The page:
• Purpose: Late toxicities and cosmetic analyses of patients treated with accelerated partial breast irradiation (APBI) on RTOG 0319 are presented. Methods and Materials: Patients with stages I to II breast cancer ≤3 cm, negative margins, and ≤3 positive nodes were eligible. Patients received three-dimensional conformal external beam radiation therapy (3D-CRT; 38.5 Gy in 10 fractions twice daily over 5 days). Toxicity and cosmesis were assessed by the patient (P), the radiation oncologist (RO), and the surgical oncologist (SO) at 3, 6, and 12 months from the completion of treatment and then annually. National Cancer Institute Common Terminology Criteria for Adversemore » Events, version 3.0, was used to grade toxicity. Results: Fifty-two patients were evaluable. Median follow-up was 5.3 years (range, 1.7-6.4 years). Eighty-two percent of patients rated their cosmesis as good/excellent at 1 year, with rates of 64% at 3 years. At 3 years, 31 patients were satisfied with the treatment, 5 were not satisfied but would choose 3D-CRT again, and none would choose standard radiation therapy. The worst adverse event (AE) per patient reported as definitely, probably, or possibly related to radiation therapy was 36.5% grade 1, 50% grade 2, and 5.8% grade 3 events. Grade 3 AEs were all skin or musculoskeletal-related. Treatment-related factors were evaluated to potentially establish an association with observed toxicity. Surgical bed volume, target volume, the number of beams used, and the use of bolus were not associated with late cosmesis. Conclusions: Most patients enrolled in RTOG 0319 were satisfied with their treatment, and all would choose to have the 3D-CRT APBI again.« less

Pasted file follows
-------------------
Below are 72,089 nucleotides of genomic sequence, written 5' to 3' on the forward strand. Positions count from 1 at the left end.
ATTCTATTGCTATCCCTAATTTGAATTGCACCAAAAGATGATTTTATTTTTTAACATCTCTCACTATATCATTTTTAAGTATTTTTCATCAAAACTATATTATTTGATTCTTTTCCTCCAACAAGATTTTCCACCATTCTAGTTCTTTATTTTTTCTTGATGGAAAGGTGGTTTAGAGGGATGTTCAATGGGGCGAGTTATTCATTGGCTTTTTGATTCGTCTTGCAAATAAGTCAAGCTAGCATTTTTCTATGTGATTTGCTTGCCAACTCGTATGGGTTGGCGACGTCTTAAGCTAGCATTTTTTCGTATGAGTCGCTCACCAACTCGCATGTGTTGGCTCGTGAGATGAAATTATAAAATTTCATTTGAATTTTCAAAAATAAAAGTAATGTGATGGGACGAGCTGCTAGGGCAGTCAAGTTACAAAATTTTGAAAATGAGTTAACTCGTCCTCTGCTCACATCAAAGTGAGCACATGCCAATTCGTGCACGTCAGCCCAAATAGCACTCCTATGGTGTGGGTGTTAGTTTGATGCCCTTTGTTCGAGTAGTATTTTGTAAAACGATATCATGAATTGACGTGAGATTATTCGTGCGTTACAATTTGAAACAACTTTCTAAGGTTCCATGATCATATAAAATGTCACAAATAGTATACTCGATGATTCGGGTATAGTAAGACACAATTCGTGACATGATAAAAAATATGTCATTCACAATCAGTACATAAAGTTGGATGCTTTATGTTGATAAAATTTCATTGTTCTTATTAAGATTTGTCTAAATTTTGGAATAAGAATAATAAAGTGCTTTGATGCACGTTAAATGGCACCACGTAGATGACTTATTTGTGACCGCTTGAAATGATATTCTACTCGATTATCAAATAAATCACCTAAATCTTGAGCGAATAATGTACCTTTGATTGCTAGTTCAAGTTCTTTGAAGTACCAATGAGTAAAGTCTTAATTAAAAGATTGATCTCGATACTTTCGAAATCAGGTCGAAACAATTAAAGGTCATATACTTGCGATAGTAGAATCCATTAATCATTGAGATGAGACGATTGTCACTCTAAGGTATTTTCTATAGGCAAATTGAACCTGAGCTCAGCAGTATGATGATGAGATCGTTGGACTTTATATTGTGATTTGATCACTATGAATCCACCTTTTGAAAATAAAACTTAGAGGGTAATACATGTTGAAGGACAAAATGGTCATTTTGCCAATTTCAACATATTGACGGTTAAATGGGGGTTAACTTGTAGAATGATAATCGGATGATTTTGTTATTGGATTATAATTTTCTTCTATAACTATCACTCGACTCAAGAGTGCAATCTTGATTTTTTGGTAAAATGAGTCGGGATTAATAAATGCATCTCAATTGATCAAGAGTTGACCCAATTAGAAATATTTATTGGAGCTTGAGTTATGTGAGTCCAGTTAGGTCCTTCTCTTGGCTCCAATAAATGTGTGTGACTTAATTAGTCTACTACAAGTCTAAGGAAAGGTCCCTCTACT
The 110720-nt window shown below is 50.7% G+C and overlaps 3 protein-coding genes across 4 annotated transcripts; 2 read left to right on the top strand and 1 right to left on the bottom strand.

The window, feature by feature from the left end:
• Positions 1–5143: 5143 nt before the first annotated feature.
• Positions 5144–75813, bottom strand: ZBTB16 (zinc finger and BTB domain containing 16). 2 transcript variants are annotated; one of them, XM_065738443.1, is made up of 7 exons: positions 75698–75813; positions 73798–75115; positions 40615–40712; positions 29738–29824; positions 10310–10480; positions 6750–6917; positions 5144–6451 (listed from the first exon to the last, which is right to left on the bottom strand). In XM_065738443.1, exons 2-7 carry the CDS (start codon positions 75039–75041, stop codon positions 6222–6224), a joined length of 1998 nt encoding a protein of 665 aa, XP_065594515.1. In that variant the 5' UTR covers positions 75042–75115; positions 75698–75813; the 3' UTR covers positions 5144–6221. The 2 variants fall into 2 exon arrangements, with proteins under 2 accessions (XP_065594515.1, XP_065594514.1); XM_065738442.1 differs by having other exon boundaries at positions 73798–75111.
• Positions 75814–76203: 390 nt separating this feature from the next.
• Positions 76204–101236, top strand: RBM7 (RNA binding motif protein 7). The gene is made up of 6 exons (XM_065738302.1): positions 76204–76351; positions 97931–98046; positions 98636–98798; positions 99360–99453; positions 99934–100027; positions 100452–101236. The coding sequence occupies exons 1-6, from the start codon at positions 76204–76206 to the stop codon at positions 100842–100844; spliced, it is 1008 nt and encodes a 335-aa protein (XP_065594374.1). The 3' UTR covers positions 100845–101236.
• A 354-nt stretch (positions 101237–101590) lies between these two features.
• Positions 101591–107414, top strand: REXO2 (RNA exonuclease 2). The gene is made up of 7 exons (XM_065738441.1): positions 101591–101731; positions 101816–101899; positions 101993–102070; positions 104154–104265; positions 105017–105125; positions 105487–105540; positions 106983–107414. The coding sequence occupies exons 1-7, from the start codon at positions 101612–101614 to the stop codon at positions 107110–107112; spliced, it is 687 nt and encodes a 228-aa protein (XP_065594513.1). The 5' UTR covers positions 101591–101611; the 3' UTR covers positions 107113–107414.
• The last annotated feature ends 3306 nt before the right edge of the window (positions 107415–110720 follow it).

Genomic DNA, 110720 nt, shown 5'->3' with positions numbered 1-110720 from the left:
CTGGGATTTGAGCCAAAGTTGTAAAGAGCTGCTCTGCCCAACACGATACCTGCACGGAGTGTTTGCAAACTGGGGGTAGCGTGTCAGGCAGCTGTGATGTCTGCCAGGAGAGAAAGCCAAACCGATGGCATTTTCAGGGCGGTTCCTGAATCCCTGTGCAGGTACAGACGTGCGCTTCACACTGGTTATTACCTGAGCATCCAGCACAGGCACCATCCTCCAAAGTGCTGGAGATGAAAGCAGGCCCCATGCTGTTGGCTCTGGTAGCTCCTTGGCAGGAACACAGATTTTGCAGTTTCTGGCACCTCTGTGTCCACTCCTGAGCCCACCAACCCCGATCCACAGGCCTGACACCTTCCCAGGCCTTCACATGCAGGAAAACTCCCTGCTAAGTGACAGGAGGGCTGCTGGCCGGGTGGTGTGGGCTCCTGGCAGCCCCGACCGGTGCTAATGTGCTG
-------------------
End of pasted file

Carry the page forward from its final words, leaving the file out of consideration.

• Purpose: In women with favorable early breast cancer treated by lumpectomy plus tamoxifen or anastrazole, it remains unclear whether whole breast radiotherapy is beneficial. Methods and Material: Between January 1996 and June 2004, the Austrian Breast and Colorectal Cancer Study Group (ABCSG) randomly assigned 869 women to receive breast radiotherapy {+-} boost (n 414) or not (n = 417) after breast-conserving surgery (ABCSG Study 8A). Favorable early breast cancer was specified as tumor size <3 cm, Grading 1 or 2, negative lymph nodes, positive estrogen and/or progesterone receptor status, and manageable by breast-conserving surgery. Breast radiotherapy was performed after lumpectomymore » with 2 tangential opposed breast fields with mean 50 Gy, plus boost in 71% of patients with mean 10 Gy, in a median of 6 weeks. The primary endpoint was local relapse-free survival; further endpoints were contralateral breast cancer, distant metastases, and disease-free and overall survival. The median follow-up was 53.8 months. Results: The mean age was 66 years. Overall, there were 21 local relapses, with 2 relapses in the radiotherapy group (5-y rate 0.4%) vs. 19 in the no-radiotherapy group (5.1%), respectively (p = 0.0001, hazard ratio 10.2). Overall relapses occurred in 30 patients, with 7 events in the radiotherapy group (5-y rate 2.1%) vs. 23 events in the no-radiotherapy group (6.1%) (p = 0.002, hazard ratio 3.5). No significant differences were found for distant metastases and overall survival. Conclusion: Breast radiotherapy {+-} boost in women with favorable early breast cancer after lumpectomy combined with tamoxifen/anastrazole leads to a significant reduction in local and overall relapse.« less